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Re: [IP] Re: Humalog

FDA approval is required to ensure that any drug (or food) is reasonably safe,
and that risks associated with the drug are known and documented for the
medical profession.

In most cases, the labeling issue is just that.  FDA approvals (or lack
thereof) means that no clinical testing results for that particular use have
been submitted to the FDA.  It does not mean the drug cannot be used for
another purpose -- in fact, subsequent studies often find that drugs have uses
beyond what they were initially tested for -- I think use of ACE inhibitors to
stop the progression of kidney problems for people with microalbumin is a case
in point, as this class of drugs were initially tested for lowering blood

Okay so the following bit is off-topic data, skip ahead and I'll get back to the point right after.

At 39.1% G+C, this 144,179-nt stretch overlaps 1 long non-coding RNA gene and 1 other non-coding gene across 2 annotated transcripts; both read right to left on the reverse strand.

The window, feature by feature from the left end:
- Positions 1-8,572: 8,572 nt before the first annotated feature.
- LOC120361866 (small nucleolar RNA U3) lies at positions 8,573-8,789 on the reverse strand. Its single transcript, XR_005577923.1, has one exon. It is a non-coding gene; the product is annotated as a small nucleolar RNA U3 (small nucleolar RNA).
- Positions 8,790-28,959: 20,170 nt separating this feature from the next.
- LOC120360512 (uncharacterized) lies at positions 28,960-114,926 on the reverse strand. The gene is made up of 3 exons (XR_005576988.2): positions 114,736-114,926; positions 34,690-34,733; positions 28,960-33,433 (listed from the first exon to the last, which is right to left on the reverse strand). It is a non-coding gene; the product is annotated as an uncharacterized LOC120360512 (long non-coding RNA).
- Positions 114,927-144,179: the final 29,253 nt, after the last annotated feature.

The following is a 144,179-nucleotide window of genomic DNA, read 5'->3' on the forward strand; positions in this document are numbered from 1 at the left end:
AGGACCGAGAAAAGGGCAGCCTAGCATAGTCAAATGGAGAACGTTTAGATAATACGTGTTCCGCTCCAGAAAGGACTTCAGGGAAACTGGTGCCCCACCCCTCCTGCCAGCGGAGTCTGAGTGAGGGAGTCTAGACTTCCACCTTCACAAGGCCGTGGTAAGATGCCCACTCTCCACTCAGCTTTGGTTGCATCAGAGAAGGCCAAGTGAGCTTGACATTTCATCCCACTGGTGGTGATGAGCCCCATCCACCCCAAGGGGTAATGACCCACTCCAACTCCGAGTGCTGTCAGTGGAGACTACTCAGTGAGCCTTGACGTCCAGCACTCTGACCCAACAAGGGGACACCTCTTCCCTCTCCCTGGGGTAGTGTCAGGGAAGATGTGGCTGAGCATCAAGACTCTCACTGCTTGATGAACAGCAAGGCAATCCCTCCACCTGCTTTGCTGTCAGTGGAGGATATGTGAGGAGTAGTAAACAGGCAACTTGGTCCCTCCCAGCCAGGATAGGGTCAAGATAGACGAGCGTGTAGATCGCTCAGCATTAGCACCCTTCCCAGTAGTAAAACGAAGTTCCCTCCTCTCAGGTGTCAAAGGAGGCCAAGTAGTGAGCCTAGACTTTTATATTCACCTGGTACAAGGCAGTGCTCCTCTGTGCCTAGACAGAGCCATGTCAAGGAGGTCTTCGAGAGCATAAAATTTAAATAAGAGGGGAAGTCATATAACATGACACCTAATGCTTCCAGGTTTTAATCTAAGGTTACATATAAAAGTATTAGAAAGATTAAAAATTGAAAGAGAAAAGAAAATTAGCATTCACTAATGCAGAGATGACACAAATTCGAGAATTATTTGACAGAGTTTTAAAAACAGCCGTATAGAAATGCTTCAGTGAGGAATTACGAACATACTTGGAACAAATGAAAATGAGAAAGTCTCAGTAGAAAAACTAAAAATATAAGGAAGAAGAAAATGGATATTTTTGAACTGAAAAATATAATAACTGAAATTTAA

pressure, not kidney preservation.  In the case of Humalog, the inital
clinical testing results that were prepared to get FDA approval were done on
adults, and if I recall correctly, I don't believe the clinical testing was
even done on adults with diabetes, but Eli Lilly Co. presented sufficient test
results showing the impact on blood glucose levels to attain FDA approval for
the new formulation.

Date: Wed, 14 May 2003 10:55:28 -0700 (PDT)
From: gail d <email @ redacted>
Subject: Re: [IP] Re: Humalog

> It is similar to Paxil (an SSRI anti-depressant) being
> used in children to treat depression, or Risperdol (an
> anti-psychotic used to treat schizophrenia and other
> neurological disorders such as autism).  Just because
> the label doesn't INCLUDE children, it can STILL BE
> USED to treat children.
> Same as Humalog.  Just because it doesn't list
> Pump-use on the label, doesn't meant it CANNOT be used
> in a pump.
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